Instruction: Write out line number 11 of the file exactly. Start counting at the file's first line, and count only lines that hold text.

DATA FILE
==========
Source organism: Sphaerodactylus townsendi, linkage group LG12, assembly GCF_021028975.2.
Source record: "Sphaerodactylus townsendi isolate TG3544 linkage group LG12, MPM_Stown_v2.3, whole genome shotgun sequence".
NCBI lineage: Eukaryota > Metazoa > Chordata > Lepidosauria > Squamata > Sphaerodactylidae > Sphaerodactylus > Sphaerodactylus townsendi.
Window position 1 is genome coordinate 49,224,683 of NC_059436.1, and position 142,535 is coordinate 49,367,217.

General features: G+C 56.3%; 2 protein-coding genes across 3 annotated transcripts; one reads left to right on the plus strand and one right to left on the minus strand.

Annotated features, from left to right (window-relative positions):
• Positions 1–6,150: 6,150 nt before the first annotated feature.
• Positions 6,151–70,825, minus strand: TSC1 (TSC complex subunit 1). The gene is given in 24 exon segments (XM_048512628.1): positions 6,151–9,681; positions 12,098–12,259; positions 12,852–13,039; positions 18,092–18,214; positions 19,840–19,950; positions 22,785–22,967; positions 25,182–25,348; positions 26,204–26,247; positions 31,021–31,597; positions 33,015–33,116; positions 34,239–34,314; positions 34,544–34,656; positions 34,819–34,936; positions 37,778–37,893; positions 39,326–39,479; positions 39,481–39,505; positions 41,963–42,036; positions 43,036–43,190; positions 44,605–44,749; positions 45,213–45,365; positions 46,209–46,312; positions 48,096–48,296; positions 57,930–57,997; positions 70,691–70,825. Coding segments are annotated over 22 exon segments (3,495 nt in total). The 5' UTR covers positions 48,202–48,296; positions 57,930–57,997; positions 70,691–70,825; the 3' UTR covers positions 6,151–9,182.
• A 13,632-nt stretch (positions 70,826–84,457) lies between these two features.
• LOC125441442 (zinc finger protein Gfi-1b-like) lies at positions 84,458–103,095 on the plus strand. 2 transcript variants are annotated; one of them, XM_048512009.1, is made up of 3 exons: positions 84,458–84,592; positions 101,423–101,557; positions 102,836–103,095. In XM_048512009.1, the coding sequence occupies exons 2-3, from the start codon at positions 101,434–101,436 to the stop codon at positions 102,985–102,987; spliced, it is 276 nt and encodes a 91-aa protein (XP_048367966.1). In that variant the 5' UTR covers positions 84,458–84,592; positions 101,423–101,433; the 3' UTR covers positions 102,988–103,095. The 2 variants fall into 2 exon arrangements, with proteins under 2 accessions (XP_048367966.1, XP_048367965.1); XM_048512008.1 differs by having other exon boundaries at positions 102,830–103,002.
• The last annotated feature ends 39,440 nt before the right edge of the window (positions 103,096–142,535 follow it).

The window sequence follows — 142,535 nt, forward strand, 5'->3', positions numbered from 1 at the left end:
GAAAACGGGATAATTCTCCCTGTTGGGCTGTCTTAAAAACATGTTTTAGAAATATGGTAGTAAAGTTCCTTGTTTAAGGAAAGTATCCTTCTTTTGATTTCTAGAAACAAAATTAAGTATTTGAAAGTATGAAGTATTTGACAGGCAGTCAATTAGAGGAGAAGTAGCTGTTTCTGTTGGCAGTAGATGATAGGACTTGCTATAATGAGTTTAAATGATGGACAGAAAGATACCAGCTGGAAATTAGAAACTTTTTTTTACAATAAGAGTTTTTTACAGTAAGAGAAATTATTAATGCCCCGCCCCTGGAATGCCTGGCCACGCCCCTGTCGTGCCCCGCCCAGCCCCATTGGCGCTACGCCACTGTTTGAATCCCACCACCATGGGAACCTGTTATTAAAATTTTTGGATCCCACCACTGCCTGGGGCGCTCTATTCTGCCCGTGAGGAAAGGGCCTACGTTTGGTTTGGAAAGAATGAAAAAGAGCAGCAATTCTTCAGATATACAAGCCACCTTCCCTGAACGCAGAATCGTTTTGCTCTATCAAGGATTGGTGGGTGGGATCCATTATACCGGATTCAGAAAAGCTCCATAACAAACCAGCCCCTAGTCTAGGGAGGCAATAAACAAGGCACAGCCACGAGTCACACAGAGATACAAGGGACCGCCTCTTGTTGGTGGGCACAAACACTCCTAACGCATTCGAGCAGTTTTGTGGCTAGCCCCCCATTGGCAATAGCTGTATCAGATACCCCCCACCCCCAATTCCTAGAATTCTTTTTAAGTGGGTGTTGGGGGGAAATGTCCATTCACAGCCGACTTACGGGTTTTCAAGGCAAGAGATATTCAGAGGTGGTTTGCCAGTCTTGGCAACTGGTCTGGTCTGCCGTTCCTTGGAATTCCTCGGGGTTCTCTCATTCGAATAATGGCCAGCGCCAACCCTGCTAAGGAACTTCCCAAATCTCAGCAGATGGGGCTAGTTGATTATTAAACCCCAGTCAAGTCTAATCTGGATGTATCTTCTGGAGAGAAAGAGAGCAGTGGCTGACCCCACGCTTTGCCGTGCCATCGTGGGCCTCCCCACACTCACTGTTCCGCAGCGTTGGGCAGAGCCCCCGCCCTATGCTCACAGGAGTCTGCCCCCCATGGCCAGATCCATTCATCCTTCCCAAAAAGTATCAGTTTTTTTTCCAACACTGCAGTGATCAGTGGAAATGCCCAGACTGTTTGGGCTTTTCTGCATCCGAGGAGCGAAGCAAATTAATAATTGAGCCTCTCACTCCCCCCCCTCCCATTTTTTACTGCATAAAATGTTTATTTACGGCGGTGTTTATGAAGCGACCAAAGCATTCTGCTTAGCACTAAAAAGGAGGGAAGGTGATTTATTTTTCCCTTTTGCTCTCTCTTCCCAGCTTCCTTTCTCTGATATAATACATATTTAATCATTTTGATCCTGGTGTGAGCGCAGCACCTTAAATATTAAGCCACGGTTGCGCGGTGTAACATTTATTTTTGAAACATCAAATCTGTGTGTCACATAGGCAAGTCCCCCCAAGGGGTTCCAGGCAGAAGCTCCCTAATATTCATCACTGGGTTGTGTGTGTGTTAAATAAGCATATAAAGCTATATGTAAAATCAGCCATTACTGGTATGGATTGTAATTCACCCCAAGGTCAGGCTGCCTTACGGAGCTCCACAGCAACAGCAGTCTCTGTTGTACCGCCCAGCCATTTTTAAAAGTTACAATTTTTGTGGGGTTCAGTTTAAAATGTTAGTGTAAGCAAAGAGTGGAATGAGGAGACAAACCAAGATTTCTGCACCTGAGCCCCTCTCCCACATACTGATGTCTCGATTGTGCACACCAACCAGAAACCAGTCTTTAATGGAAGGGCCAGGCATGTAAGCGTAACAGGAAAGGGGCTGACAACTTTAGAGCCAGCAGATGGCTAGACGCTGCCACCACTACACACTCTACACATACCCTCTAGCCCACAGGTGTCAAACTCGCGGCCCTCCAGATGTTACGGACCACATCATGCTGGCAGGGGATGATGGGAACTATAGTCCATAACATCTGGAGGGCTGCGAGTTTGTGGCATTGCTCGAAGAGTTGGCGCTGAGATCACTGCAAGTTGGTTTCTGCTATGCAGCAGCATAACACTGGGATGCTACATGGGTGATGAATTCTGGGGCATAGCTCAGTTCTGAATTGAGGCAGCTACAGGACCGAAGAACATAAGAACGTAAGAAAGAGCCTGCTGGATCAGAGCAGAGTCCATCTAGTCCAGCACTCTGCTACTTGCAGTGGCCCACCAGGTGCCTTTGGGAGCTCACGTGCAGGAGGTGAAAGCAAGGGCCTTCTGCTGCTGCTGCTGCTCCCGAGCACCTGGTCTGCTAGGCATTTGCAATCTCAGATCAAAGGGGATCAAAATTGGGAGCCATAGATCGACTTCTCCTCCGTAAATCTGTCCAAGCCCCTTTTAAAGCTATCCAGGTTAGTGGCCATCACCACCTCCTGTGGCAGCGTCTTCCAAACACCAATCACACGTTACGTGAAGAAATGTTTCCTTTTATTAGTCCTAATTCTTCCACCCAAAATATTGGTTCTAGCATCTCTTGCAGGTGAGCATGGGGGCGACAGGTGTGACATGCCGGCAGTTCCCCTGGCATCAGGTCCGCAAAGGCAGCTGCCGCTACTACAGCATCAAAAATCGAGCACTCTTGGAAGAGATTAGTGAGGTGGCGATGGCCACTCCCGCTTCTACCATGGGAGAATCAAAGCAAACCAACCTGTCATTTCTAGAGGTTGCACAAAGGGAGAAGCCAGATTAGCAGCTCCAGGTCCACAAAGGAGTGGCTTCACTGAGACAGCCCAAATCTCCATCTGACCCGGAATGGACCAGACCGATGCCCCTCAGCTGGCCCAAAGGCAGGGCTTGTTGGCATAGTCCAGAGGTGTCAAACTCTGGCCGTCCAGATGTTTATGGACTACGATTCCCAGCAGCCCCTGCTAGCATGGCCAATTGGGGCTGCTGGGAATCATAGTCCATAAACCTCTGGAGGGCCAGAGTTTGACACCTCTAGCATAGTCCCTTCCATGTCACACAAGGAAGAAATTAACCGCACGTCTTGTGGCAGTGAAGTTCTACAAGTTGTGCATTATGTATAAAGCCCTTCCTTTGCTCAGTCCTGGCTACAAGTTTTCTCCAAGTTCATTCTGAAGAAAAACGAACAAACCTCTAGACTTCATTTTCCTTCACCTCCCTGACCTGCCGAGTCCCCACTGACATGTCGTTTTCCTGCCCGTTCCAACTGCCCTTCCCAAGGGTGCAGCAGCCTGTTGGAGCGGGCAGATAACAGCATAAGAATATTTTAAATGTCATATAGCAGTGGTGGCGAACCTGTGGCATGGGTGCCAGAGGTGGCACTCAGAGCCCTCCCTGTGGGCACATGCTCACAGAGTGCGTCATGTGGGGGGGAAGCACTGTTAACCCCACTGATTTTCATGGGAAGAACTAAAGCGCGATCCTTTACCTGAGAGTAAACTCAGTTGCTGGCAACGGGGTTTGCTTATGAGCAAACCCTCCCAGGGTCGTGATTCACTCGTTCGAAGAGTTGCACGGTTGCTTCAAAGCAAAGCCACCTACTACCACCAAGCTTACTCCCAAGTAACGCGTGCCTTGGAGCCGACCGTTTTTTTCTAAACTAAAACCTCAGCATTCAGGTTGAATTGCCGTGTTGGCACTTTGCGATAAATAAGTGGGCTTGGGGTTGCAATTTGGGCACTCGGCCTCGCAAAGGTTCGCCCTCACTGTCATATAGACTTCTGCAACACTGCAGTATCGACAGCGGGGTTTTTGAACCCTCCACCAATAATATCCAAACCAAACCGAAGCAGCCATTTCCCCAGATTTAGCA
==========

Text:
• The last annotated feature ends 39,440 nt before the right edge of the window (positions 103,096–142,535 follow it).